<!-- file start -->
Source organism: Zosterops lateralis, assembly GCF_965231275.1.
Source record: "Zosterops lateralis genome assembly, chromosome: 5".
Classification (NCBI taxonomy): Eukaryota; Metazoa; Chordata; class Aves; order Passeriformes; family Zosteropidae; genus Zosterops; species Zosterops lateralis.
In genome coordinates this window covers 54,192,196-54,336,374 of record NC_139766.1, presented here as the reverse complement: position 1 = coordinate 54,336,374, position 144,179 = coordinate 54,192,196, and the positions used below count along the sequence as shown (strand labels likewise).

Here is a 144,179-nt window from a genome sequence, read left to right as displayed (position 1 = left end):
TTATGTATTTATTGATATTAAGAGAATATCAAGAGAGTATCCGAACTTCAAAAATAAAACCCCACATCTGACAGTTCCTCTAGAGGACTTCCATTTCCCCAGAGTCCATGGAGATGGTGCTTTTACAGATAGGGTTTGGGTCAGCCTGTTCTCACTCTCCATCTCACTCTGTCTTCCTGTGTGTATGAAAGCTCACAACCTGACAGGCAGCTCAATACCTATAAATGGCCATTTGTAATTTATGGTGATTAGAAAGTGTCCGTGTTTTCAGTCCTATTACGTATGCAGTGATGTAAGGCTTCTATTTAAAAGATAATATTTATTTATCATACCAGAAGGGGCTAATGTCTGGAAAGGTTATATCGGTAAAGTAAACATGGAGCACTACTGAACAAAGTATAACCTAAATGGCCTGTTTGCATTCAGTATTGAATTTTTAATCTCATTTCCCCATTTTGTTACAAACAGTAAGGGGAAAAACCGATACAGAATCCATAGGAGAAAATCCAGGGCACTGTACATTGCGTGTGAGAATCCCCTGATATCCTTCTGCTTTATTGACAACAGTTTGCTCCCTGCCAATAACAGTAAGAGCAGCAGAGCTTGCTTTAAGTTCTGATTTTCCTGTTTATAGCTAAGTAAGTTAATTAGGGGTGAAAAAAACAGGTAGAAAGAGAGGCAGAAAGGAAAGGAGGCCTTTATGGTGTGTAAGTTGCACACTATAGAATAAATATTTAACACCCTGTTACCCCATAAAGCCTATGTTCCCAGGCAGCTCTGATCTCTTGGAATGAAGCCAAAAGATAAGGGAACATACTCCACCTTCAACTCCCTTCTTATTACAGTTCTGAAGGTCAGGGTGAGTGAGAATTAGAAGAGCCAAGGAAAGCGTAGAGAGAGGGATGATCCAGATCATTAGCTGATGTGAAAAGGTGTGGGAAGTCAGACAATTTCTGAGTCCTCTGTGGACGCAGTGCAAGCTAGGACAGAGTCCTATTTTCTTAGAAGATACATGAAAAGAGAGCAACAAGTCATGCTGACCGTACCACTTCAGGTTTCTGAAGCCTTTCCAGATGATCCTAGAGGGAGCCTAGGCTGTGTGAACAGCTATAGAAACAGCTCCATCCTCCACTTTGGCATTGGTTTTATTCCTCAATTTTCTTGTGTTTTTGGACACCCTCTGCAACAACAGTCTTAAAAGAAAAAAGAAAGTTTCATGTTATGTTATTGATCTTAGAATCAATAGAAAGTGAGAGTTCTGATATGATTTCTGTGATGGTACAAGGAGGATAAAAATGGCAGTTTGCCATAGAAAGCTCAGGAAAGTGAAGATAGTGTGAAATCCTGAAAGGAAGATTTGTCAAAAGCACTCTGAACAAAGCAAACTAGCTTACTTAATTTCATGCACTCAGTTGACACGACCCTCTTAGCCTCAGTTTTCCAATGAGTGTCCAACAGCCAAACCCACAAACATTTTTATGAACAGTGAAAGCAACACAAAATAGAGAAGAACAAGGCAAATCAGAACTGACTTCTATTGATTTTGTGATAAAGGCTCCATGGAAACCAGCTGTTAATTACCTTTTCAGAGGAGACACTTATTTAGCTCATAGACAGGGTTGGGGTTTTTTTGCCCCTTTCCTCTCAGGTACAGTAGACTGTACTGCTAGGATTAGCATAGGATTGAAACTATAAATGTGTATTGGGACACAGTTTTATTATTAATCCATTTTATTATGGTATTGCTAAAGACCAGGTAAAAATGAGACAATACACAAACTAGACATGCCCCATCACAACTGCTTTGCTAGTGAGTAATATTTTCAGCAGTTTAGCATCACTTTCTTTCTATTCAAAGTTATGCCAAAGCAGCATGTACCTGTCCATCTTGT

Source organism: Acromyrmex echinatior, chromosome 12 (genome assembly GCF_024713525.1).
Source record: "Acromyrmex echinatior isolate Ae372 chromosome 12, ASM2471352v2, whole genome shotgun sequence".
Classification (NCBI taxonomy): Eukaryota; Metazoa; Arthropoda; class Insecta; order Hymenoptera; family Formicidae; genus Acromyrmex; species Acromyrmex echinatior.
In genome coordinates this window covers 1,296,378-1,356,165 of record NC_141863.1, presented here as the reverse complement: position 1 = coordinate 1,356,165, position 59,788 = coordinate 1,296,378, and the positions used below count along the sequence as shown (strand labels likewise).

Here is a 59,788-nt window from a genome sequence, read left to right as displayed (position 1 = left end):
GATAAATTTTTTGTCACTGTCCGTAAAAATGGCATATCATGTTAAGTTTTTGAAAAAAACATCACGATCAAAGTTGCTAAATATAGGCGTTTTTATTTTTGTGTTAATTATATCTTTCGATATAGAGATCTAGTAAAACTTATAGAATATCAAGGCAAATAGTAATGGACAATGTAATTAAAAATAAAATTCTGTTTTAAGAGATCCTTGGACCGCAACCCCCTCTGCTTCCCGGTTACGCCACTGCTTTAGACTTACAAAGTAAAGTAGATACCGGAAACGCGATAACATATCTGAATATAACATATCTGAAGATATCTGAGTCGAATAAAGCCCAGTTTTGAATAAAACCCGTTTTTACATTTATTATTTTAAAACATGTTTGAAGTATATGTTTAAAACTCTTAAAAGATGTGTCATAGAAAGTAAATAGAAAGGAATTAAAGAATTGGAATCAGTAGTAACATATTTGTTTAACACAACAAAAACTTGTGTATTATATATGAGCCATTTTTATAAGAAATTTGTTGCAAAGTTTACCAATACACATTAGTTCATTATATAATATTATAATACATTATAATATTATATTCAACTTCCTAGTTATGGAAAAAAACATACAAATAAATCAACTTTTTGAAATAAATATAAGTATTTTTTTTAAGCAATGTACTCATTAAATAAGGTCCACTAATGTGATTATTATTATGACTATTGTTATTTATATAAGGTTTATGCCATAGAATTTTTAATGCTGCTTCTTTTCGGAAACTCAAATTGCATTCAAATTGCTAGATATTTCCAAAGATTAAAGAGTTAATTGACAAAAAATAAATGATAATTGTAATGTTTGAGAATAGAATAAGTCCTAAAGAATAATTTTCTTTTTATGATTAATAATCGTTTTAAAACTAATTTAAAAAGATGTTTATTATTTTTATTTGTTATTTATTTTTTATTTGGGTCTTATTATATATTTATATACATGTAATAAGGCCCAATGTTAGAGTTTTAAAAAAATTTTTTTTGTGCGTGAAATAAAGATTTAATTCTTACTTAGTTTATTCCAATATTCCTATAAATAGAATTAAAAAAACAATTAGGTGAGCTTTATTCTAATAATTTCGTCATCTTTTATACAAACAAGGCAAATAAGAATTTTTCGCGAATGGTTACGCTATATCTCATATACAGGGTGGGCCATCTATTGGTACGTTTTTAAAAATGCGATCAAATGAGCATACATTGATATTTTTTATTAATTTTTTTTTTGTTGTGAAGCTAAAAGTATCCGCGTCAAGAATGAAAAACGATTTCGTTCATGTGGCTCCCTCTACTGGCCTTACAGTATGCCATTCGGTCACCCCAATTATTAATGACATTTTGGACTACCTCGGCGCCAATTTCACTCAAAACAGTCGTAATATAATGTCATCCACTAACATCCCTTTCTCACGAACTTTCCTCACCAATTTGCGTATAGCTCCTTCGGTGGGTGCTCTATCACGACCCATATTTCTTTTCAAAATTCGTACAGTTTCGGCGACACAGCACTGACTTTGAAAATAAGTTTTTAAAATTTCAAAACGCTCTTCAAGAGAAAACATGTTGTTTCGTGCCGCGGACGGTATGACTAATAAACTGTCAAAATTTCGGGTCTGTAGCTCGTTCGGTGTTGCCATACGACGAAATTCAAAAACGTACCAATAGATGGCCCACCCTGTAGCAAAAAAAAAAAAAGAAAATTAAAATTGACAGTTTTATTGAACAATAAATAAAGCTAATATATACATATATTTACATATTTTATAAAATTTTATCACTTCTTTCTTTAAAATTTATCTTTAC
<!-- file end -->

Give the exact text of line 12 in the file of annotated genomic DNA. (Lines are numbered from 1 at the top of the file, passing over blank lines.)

GATAAATTTTTTGTCACTGTCCGTAAAAATGGCATATCATGTTAAGTTTTTGAAAAAAACATCACGATCAAAGTTGCTAAATATAGGCGTTTTTATTTTTGTGTTAATTATATCTTTCGATATAGAGATCTAGTAAAACTTATAGAATATCAAGGCAAATAGTAATGGACAATGTAATTAAAAATAAAATTCTGTTTTAAGAGATCCTTGGACCGCAACCCCCTCTGCTTCCCGGTTACGCCACTGCTTTAGACTTACAAAGTAAAGTAGATACCGGAAACGCGATAACATATCTGAATATAACATATCTGAAGATATCTGAGTCGAATAAAGCCCAGTTTTGAATAAAACCCGTTTTTACATTTATTATTTTAAAACATGTTTGAAGTATATGTTTAAAACTCTTAAAAGATGTGTCATAGAAAGTAAATAGAAAGGAATTAAAGAATTGGAATCAGTAGTAACATATTTGTTTAACACAACAAAAACTTGTGTATTATATATGAGCCATTTTTATAAGAAATTTGTTGCAAAGTTTACCAATACACATTAGTTCATTATATAATATTATAATACATTATAATATTATATTCAACTTCCTAGTTATGGAAAAAAACATACAAATAAATCAACTTTTTGAAATAAATATAAGTATTTTTTTTAAGCAATGTACTCATTAAATAAGGTCCACTAATGTGATTATTATTATGACTATTGTTATTTATATAAGGTTTATGCCATAGAATTTTTAATGCTGCTTCTTTTCGGAAACTCAAATTGCATTCAAATTGCTAGATATTTCCAAAGATTAAAGAGTTAATTGACAAAAAATAAATGATAATTGTAATGTTTGAGAATAGAATAAGTCCTAAAGAATAATTTTCTTTTTATGATTAATAATCGTTTTAAAACTAATTTAAAAAGATGTTTATTATTTTTATTTGTTATTTATTTTTTATTTGGGTCTTATTATATATTTATATACATGTAATAAGGCCCAATGTTAGAGTTTTAAAAAAATTTTTTTTGTGCGTGAAATAAAGATTTAATTCTTACTTAGTTTATTCCAATATTCCTATAAATAGAATTAAAAAAACAATTAGGTGAGCTTTATTCTAATAATTTCGTCATCTTTTATACAAACAAGGCAAATAAGAATTTTTCGCGAATGGTTACGCTATATCTCATATACAGGGTGGGCCATCTATTGGTACGTTTTTAAAAATGCGATCAAATGAGCATACATTGATATTTTTTATTAATTTTTTTTTTGTTGTGAAGCTAAAAGTATCCGCGTCAAGAATGAAAAACGATTTCGTTCATGTGGCTCCCTCTACTGGCCTTACAGTATGCCATTCGGTCACCCCAATTATTAATGACATTTTGGACTACCTCGGCGCCAATTTCACTCAAAACAGTCGTAATATAATGTCATCCACTAACATCCCTTTCTCACGAACTTTCCTCACCAATTTGCGTATAGCTCCTTCGGTGGGTGCTCTATCACGACCCATATTTCTTTTCAAAATTCGTACAGTTTCGGCGACACAGCACTGACTTTGAAAATAAGTTTTTAAAATTTCAAAACGCTCTTCAAGAGAAAACATGTTGTTTCGTGCCGCGGACGGTATGACTAATAAACTGTCAAAATTTCGGGTCTGTAGCTCGTTCGGTGTTGCCATACGACGAAATTCAAAAACGTACCAATAGATGGCCCACCCTGTAGCAAAAAAAAAAAAAGAAAATTAAAATTGACAGTTTTATTGAACAATAAATAAAGCTAATATATACATATATTTACATATTTTATAAAATTTTATCACTTCTTTCTTTAAAATTTATCTTTAC